The law of education provides for the right to education, at all levels and all forms, regardless of gender, nationality, religion or political affiliation and regardless of social or economic status for all citizens of Romania. Modern pedagogy has changed the general perspective on the school and its function and its ends, with children being more valued, education being student-centred. Special education is a component part of the Romanian education system and offers all educational programs suited to their development needs.
In our country, children with special educational needs (S.E.N.) are enrolled in special education or mainstream education. Children with medium impairments, learning difficulties and language disorders, socio-affective or behavioural disorders can be integrated into mainstream schools. These children need support for adaptation, integration, socialization, so as not to be marginalized or excluded.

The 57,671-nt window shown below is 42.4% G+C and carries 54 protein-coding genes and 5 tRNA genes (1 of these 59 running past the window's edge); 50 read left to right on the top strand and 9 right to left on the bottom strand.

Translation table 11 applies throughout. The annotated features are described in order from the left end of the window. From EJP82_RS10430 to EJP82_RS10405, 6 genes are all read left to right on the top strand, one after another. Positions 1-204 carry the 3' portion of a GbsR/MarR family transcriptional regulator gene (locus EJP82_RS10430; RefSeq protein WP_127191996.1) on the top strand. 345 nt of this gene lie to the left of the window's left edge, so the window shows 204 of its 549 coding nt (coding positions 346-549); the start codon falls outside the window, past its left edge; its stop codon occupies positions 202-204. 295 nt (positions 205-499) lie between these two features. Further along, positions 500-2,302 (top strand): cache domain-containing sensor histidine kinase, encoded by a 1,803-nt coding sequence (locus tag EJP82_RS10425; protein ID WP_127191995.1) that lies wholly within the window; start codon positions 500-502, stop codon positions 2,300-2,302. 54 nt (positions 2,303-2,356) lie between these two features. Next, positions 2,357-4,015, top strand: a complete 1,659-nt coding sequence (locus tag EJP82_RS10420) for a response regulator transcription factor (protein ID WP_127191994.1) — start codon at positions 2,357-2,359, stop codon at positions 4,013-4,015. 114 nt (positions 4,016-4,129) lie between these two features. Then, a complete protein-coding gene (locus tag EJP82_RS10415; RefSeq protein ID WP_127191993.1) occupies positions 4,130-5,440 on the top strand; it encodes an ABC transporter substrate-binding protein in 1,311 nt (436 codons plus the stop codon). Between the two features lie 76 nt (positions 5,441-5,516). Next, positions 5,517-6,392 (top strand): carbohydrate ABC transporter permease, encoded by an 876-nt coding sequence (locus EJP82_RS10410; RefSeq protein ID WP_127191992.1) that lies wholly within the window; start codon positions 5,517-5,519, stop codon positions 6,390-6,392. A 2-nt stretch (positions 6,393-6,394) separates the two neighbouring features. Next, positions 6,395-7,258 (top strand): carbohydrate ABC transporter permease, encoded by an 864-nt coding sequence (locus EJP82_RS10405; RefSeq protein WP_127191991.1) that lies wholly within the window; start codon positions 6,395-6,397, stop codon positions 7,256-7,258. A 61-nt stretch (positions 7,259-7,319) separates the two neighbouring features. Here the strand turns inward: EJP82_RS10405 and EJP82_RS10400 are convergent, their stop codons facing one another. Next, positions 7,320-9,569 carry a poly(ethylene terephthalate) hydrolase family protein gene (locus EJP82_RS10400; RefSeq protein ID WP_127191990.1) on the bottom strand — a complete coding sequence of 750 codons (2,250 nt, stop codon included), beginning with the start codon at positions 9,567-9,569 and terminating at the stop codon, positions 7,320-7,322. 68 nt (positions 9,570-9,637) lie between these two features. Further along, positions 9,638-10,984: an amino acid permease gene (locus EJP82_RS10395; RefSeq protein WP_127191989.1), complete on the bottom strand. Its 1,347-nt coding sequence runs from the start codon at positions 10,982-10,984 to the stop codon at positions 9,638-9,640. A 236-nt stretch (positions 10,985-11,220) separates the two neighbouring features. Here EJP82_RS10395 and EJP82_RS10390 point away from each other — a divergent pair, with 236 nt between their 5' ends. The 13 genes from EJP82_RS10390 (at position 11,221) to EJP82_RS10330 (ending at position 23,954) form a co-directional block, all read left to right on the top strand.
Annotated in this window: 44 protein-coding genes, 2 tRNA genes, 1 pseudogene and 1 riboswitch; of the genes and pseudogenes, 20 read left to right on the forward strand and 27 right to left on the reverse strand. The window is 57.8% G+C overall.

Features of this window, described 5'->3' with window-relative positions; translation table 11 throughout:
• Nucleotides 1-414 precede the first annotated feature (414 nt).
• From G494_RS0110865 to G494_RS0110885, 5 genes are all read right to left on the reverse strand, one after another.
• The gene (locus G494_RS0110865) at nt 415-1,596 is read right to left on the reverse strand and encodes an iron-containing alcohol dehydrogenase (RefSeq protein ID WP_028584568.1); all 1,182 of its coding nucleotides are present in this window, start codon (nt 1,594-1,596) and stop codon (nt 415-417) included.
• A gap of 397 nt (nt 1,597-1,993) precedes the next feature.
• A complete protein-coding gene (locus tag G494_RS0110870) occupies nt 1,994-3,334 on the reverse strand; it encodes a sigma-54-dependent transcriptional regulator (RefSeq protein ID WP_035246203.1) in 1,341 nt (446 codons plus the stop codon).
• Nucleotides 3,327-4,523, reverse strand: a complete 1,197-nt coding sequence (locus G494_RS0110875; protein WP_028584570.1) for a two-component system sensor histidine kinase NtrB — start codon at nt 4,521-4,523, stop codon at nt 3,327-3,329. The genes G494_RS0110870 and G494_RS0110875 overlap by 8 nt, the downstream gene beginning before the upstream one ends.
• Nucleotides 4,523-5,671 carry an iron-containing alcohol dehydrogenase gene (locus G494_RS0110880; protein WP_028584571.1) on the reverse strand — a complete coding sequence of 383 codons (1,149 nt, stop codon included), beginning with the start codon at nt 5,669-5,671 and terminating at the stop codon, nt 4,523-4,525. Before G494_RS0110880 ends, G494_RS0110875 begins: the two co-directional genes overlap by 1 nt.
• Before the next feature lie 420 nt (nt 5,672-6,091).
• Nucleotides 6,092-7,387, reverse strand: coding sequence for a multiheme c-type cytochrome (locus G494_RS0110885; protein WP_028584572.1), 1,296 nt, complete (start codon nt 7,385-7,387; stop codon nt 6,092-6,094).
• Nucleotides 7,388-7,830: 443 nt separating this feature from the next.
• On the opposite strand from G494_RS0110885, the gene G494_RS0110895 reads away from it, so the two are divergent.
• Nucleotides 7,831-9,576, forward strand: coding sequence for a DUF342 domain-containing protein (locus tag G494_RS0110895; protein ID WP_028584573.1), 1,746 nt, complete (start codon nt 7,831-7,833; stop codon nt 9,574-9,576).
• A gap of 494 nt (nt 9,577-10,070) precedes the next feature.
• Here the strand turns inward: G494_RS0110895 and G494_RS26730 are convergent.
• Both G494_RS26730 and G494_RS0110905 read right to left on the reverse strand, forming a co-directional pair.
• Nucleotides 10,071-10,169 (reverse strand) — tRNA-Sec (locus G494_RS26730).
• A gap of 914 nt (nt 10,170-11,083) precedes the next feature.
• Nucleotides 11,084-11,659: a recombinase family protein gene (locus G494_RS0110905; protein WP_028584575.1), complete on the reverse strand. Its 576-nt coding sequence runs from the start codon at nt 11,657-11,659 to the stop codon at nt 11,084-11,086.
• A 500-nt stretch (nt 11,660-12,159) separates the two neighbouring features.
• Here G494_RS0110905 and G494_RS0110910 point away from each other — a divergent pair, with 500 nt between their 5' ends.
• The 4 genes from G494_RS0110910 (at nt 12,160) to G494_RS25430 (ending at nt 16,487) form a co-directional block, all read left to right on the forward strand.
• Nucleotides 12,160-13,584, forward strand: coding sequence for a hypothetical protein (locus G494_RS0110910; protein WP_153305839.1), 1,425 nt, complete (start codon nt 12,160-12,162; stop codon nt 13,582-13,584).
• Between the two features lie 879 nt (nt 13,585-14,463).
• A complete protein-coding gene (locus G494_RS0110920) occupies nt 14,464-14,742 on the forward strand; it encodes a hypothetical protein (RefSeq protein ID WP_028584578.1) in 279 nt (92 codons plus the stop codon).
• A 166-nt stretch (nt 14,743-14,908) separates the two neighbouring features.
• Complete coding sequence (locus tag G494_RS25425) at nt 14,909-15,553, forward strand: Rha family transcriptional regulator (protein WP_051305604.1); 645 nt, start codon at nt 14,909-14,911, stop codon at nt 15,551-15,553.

Children with special educational requirements, integrated into mainstream schools need a support teacher/ itinerant, psychologist, school counsellors, doctors. Working groups can be between 3-7 children, coordinated by a support teacher who maintains a close connection with the teachers in the classroom, with the class leaders and even with the parents of the children. The support teacher, together with the school psychologist and the teachers who teach in the classroom, composes the personalized intervention program, according to the child’s preferences and difficulties, specifies the ways of working for certain chapters, lessons, proposes ways of working on certain learning sequences in which children have difficulties, seek to develop children’s motivation for learning.
The methodological guide is a working tool for this teacher, which details the content of the curriculum, which he adapts according to his needs. The general curriculum is simplified so that it can be run by students with S.E.N., and the teaching strategies used to integrate these children are also modified. The teacher must know and use teaching strategies that identify and support solving learning difficulties in the classroom, but also involve the student in the learning process, thus aiming to develop thinking and stimulate creativity and interest in learning. It is not possible to work differently with students if the teacher does not know the children very well, both in terms of their physical and mental development.